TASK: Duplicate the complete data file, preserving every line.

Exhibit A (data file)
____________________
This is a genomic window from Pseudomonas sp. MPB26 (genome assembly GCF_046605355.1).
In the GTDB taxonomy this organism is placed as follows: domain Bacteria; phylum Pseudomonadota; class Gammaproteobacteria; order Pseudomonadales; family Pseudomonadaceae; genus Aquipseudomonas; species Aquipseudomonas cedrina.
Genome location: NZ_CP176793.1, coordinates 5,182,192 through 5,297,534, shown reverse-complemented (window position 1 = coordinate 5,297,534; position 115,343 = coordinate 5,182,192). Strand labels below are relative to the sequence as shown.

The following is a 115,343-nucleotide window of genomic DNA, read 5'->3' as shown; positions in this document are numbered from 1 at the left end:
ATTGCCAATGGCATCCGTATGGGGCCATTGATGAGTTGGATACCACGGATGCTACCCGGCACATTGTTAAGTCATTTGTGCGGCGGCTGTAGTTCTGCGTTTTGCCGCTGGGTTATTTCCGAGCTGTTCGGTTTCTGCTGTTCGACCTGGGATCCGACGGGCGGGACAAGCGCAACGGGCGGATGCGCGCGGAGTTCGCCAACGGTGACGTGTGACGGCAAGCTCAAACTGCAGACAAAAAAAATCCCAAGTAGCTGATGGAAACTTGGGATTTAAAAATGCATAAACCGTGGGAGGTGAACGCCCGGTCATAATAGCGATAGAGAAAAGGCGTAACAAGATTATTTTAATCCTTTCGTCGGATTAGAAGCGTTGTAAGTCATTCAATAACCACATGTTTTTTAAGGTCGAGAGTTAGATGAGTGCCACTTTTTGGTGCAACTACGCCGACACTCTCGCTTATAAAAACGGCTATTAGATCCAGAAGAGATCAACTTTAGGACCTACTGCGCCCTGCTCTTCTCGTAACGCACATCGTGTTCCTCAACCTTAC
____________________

This is a genomic window from Pseudomonas sp. MPB26 (genome assembly GCF_046605355.1).
In the GTDB taxonomy this organism is placed as follows: domain Bacteria; phylum Pseudomonadota; class Gammaproteobacteria; order Pseudomonadales; family Pseudomonadaceae; genus Aquipseudomonas; species Aquipseudomonas cedrina.
Genome location: NZ_CP176793.1, coordinates 5,182,192 through 5,297,534, shown reverse-complemented (window position 1 = coordinate 5,297,534; position 115,343 = coordinate 5,182,192). Strand labels below are relative to the sequence as shown.

The following is a 115,343-nucleotide window of genomic DNA, read 5'->3' as shown; positions in this document are numbered from 1 at the left end:
ATTGCCAATGGCATCCGTATGGGGCCATTGATGAGTTGGATACCACGGATGCTACCCGGCACATTGTTAAGTCATTTGTGCGGCGGCTGTAGTTCTGCGTTTTGCCGCTGGGTTATTTCCGAGCTGTTCGGTTTCTGCTGTTCGACCTGGGATCCGACGGGCGGGACAAGCGCAACGGGCGGATGCGCGCGGAGTTCGCCAACGGTGACGTGTGACGGCAAGCTCAAACTGCAGACAAAAAAAATCCCAAGTAGCTGATGGAAACTTGGGATTTAAAAATGCATAAACCGTGGGAGGTGAACGCCCGGTCATAATAGCGATAGAGAAAAGGCGTAACAAGATTATTTTAATCCTTTCGTCGGATTAGAAGCGTTGTAAGTCATTCAATAACCACATGTTTTTTAAGGTCGAGAGTTAGATGAGTGCCACTTTTTGGTGCAACTACGCCGACACTCTCGCTTATAAAAACGGCTATTAGATCCAGAAGAGATCAACTTTAGGACCTACTGCGCCCTGCTCTTCTCGTAACGCACATCGTGTTCCTCAACCTTAC